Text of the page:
Mixed martial arts have pretty much stolen the fight-world spotlight from
boxing, which now feels so old-fashioned. So it was only a matter of time
before MMA also stole the idea of old-fashioned boxing film melodramas.
Except for the fact that the visuals are flashier and the sport is slightly
more violent, Warrior could have easily been made in the 1950s. Burt
Lancaster and Robert Mitchum (or perhaps Marlon Brando and James Dean) would
have been right at home as the long-separated brothers who are both trying
to pull themselves out of the gutter to become – against all odds – the
champion of the world, only to find they stand in each other’s way. They
could have pulled out someone like Noah Beery or Alan Hale to play the
estranged former alcoholic father-slash-trainer who is trying desperately to
reconnect with his sons. Then perhaps Sandra Dee or maybe Jean Shrimpton
could have been the beautiful, concerned, but ultimately supportive wife.
just instead of the sweet science, they are selling ultimate fighting.
Comparing Warrior to these older stories is not meant as a knock on
the new movie. Warrior takes on a tried and true genre of American
film and is able to mostly bring it into the YouTube generation. If the
film occasionally gets maudlin and a touch overly melodramatic, well that’s
what you have to expect from fight films.
Warrior even the
slightest thought with would collapse under the weight of its ridiculous
coincidences, contrivances and clichés – but damned if they don’t find a way
to make it all work. The
good thing is how they are able to take the cheesy, shopworn situations and
give them new life. If you give the storyline of
of the film’s strength comes from an extremely strong cast. Luckily they
caught on to two big up-and-comers in Hollywood at the brothers. (Warrior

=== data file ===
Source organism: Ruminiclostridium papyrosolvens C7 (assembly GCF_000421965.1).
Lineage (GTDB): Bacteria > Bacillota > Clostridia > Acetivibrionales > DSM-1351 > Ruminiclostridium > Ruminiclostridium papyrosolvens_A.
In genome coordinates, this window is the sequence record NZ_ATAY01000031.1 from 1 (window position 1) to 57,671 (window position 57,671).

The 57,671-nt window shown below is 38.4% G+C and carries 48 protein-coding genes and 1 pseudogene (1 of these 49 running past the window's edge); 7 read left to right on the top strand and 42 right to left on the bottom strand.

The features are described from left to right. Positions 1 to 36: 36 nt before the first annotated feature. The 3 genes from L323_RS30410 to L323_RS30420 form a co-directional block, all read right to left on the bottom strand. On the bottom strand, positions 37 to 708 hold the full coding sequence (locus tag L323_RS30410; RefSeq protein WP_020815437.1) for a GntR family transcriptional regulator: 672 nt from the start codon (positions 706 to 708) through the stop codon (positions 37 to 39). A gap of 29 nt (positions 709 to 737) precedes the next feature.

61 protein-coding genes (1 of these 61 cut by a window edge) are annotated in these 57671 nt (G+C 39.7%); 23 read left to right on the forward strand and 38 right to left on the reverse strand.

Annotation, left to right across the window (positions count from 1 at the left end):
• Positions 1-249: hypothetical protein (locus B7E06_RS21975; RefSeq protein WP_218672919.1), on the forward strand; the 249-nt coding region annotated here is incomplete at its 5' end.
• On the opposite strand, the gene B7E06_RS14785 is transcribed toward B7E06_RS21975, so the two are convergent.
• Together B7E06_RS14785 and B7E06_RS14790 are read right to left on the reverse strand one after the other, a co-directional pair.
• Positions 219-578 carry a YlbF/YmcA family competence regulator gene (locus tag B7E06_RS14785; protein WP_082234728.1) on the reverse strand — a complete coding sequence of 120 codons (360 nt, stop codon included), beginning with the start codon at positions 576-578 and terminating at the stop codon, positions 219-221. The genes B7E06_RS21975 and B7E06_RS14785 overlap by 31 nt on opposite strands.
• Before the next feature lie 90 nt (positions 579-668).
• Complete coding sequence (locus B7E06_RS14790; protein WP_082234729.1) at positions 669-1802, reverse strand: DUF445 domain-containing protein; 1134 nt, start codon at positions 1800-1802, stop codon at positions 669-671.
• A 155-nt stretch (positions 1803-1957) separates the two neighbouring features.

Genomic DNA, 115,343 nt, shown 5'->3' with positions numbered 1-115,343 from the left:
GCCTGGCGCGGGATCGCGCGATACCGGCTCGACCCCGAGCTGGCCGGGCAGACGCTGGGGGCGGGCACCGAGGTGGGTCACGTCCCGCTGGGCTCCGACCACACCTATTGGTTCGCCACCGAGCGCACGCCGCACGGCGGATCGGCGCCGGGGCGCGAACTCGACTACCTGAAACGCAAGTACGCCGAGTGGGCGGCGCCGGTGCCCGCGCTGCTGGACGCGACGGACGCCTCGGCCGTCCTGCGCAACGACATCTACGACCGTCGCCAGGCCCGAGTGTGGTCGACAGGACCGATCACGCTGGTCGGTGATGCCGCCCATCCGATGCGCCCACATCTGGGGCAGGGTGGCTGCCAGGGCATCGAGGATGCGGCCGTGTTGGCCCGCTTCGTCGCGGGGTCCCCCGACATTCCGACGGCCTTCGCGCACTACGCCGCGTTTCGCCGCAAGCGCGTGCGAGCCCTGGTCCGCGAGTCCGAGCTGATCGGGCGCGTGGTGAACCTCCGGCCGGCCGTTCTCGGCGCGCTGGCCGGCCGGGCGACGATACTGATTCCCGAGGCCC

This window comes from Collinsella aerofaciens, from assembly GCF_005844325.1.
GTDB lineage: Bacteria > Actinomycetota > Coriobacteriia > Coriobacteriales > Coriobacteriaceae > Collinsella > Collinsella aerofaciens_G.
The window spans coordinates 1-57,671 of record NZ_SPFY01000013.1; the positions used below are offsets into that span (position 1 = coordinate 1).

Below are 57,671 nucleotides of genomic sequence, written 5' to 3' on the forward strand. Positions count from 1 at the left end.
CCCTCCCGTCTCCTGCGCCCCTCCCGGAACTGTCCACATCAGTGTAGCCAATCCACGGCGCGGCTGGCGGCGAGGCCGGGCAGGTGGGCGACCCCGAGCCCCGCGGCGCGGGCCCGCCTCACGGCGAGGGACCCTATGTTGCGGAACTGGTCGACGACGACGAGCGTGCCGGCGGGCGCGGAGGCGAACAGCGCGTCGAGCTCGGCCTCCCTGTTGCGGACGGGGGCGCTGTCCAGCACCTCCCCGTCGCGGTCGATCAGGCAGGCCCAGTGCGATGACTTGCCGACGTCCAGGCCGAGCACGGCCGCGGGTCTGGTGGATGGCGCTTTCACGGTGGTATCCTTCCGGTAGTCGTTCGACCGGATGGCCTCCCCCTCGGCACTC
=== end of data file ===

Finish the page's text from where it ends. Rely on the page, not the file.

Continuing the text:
was actually filmed before either actor’s star really
started to rise.) Tom Hardy follows up his breakout role in
Inception playing Tom, the hard-edged and bitter fighter and former war
hero who basically stumbles into the ring and quickly becomes a phenomenon
in Pittsburgh fight circles. Joel Edgerton (star of the
upcoming remake of The Thing) is Brendan, a settled-down and
content Philadelphia husband, father and teacher who is forced by financial
responsibilities (his house is about to be foreclosed on) back into the
Tommy is a puncher, an angry dynamo who pummels his opponents quickly.
Brendan’s fighting style is much more intellectual – he absorbs massive
beatings as he tries to tire his rival down and figure out a way to make a
always fine Jennifer Morrison also does top work as Brendan’s supportive
(but not clichéd “supportive”) wife.
Paddy, their newly sober father and former coach, trying desperately to make
reparations to his non-responsive sons, Nick Nolte gives his best
performance in many years. The character is in turns contrite, tortured and
furious – and Nolte pulls it all off with the modulated skill of a crafty
fact, despite the fact that it is constantly suggested (even by him) that
Nolte was a horrible father when they were young, the way his sons
completely block out his desperate attempts to atone almost seems cruel.
This is particularly notable when he pours his heart out to Tommy and gets
bile spit back at him, also when Paddy drives over to see Brendan and has
the door shut in his face. (Note to the screenwriter: Though they are in
the same state, it is a 6-7 hour drive to get from Pittsburgh to
Philadelphia. People don’t just take that trip on a whim without even
all leads up to a huge championship showdown in Atlantic City, which is
flashy and entertaining as the brothers negotiate the opponents – including
a Russian behemoth played by MMA star Kurt Angle – in the nearly inevitable
final showdown between the feuding brothers.
However, long before this climax, the audience realizes that it doesn’t
really matter who wins. In an odd way, by pummeling each other in front of
millions of people, perhaps these estranged brothers (and their father) can
finally start the healing.
Also, to promote the opening, a program called “We Are All Warriors” has
According to the
promotion, “This program was designed to highlight today's hero and it
brings together warriors of all walks of life - from civil activists
fighting for our rights to firefighters and police officers who fight for
our lives, to mothers and fathers fighting for their families. In reality,
whether it's for human rights, faith, honor or respect we are ALL fighting
battles every day. The best part is, by nominating a warrior or
self-nominating themselves, one featured warrior
has the chance to win a hometown screening of the film, Warrior, from
www.weareallwarriors.com and nominate the heroes and warriors in your
Jay S. Jacobs
Copyright ©2011 PopEntertainment.com.
All rights reserved. Posted: August 26, 2011.